I wouldn't hesitate to substitute cooked, cracked wheat for part of ground beef in a recipe. As long as it is going to get seasoned or incorporated into a sauce, the wheat just blends in with the rest of the dish.

    I never thought I'd say this but cracked wheat came to my rescue!

    Thursday, June 23, 2011

    Going Vertical in Your Garden

    No matter what method of gardening you embrace, there are many benefits to encouraging large, sprawling plants to grow up. This is especially true in Square Foot Gardening, where you pack so many plants into a small area. If we didn't go vertical, our pumpkins, tomatoes, etc. would completely smother the rest of the garden.

    Hubby Dear and I installed the last of our garden supports last evening.

    It was a gorgeous evening - perfect for working with rusty steel wire and PVC pipes!

    These are the types of support we use in our garden:

    Tomato cages

    Our tomatoes and cages right after installation (mid-May)

    We tried using store-bought tomato cages once and found that they are far too flimsy. We now use the tried and true method my Dad came up with years ago. We use steel remesh, which is wire intended for use in concrete work. The remesh comes in a large roll and is readily available at home improvement stores everywhere. Simply snip off the appropriate length of remesh with some bolt cutters, bend it into shape, and voila! Instant, mega-strong tomato cages. We secure the cages to the ground with T-posts, which are also easy to find at a hardware or farm store.

    Pumpkin, Cucumber, Watermelon, and Canteloupe Trellis

    Trellis along the north border of our garden for pumpkins and watermelon

    The thing about steel remesh wire is that it comes on looooong rolls. The only size our local Lowe's had was 150' long. This meant that we were left with a lot of remesh left over after we made our tomato cages. No problem - we needed something to use for our vining plants.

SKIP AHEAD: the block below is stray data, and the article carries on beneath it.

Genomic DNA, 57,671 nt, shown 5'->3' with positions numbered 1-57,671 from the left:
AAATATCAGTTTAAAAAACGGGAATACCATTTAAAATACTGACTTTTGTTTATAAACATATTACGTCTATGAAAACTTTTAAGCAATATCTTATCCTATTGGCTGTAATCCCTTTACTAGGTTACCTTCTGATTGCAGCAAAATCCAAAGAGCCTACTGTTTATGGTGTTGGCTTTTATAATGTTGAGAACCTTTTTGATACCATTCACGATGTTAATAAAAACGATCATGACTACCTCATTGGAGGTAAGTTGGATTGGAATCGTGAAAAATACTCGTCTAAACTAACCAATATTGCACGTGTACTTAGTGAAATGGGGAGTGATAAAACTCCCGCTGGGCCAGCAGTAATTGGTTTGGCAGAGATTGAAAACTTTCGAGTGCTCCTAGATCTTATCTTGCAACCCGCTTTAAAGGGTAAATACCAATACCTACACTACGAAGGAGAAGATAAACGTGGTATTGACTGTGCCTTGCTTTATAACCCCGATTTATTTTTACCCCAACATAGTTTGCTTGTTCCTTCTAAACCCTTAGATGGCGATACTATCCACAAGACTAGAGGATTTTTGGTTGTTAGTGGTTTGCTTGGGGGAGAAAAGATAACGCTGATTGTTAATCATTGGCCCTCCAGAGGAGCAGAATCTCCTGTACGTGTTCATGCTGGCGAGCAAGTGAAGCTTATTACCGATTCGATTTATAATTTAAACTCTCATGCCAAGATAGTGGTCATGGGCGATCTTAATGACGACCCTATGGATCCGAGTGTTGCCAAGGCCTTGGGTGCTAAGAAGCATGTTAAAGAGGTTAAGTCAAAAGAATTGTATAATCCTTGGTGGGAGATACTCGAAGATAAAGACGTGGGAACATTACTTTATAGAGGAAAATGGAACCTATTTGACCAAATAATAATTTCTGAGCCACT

We stretched the remesh out and attached it to T-posts. The vine plants will climb up and over the trellis. If you plan on trellising your vine plants, you need to make sure you pick the right types at planting time. The pumpkins, watermelon, and canteloupe varieties we selected have fruit on the small to medium size. Our trellising is very strong, but I'm not sure what would happen if we had a couple of 50 lb pumpkins hanging off it!


    Another windy day on the ol' homestead. Soon the corn will be tall enough to get supported by the framework.

    Corn is not something that you usually have to support. Here's the deal: Mel's Mex is great, but it is also soft. Corn is liable to get pushed over in a high wind, even in normal soil. We got the idea for this corn support made out of PVC pipe from this post on MySquareFootGarden.Net.

    My garden looks like some crazy plumbing project now, but if it is productive, it will all be worth it!

    Saturday, June 18, 2011

    My List of Essential Spices, Plus a Tip For the Frugal Wannabe

    If you look over the list of meals in my three month supply plan, you'll notice that I tried to include a fair bit of variety. The menus may be heavy on the rice and beans, but the flavors range from Indian to Italian to Mexican-inspired.

    One thing that you need to have as part of your food storage if you value variety (and sanity when you're existing only on wheat, beans, and rice, for that matter) is spices. The more kinds you store, the more options you give yourself.

    The problem with stocking spices is that they have a relatively short shelf-life. Confession time: up until recently, I had a jar of Chinese five-spice powder that I bought over a decade ago. It was almost like a keepsake at this point, but I did finally pitch it. Whole spices last a lot longer than ground spices and storing them in a cool, dark place helps prolong their life. You can repackage spices in canning jars and vacuum seal them for additional shelf-life. One tip I read on the Granny Miller blog is to put a piece of paper towel over ground spices in a jar to avoid jamming up your FoodSaverwith particulates.